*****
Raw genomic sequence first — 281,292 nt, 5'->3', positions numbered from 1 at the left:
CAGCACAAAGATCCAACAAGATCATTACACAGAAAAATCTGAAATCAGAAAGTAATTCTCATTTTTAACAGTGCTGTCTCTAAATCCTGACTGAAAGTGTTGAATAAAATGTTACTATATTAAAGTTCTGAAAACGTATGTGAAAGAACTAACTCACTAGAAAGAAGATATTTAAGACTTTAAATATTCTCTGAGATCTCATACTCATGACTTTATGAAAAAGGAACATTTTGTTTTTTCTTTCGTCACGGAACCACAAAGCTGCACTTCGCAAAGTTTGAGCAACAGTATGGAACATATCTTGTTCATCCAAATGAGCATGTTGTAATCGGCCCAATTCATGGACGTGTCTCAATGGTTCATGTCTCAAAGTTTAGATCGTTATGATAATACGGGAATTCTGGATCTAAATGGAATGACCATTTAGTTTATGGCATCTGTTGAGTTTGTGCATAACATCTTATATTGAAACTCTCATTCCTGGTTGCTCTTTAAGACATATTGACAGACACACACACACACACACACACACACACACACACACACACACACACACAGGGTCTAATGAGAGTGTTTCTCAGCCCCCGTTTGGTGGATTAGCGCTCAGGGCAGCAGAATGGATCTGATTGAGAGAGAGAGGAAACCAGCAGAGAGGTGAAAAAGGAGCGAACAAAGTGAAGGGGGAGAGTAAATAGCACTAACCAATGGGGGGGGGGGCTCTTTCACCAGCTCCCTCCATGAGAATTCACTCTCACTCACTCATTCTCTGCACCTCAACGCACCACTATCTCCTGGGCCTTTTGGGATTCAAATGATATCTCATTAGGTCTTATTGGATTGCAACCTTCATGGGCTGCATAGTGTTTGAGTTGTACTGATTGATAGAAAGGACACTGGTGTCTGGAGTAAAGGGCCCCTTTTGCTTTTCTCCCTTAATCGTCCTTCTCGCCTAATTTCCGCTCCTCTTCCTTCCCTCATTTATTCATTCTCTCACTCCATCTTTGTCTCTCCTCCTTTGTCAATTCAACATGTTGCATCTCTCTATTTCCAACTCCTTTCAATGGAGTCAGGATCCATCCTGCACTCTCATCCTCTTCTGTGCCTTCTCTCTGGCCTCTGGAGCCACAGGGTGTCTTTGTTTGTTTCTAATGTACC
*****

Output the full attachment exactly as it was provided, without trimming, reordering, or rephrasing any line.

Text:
Raw genomic sequence first — 281,292 nt, 5'->3', positions numbered from 1 at the left:
CAGCACAAAGATCCAACAAGATCATTACACAGAAAAATCTGAAATCAGAAAGTAATTCTCATTTTTAACAGTGCTGTCTCTAAATCCTGACTGAAAGTGTTGAATAAAATGTTACTATATTAAAGTTCTGAAAACGTATGTGAAAGAACTAACTCACTAGAAAGAAGATATTTAAGACTTTAAATATTCTCTGAGATCTCATACTCATGACTTTATGAAAAAGGAACATTTTGTTTTTTCTTTCGTCACGGAACCACAAAGCTGCACTTCGCAAAGTTTGAGCAACAGTATGGAACATATCTTGTTCATCCAAATGAGCATGTTGTAATCGGCCCAATTCATGGACGTGTCTCAATGGTTCATGTCTCAAAGTTTAGATCGTTATGATAATACGGGAATTCTGGATCTAAATGGAATGACCATTTAGTTTATGGCATCTGTTGAGTTTGTGCATAACATCTTATATTGAAACTCTCATTCCTGGTTGCTCTTTAAGACATATTGACAGACACACACACACACACACACACACACACACACACACACACACACACACAGGGTCTAATGAGAGTGTTTCTCAGCCCCCGTTTGGTGGATTAGCGCTCAGGGCAGCAGAATGGATCTGATTGAGAGAGAGAGGAAACCAGCAGAGAGGTGAAAAAGGAGCGAACAAAGTGAAGGGGGAGAGTAAATAGCACTAACCAATGGGGGGGGGGGCTCTTTCACCAGCTCCCTCCATGAGAATTCACTCTCACTCACTCATTCTCTGCACCTCAACGCACCACTATCTCCTGGGCCTTTTGGGATTCAAATGATATCTCATTAGGTCTTATTGGATTGCAACCTTCATGGGCTGCATAGTGTTTGAGTTGTACTGATTGATAGAAAGGACACTGGTGTCTGGAGTAAAGGGCCCCTTTTGCTTTTCTCCCTTAATCGTCCTTCTCGCCTAATTTCCGCTCCTCTTCCTTCCCTCATTTATTCATTCTCTCACTCCATCTTTGTCTCTCCTCCTTTGTCAATTCAACATGTTGCATCTCTCTATTTCCAACTCCTTTCAATGGAGTCAGGATCCATCCTGCACTCTCATCCTCTTCTGTGCCTTCTCTCTGGCCTCTGGAGCCACAGGGTGTCTTTGTTTGTTTCTAATGTACC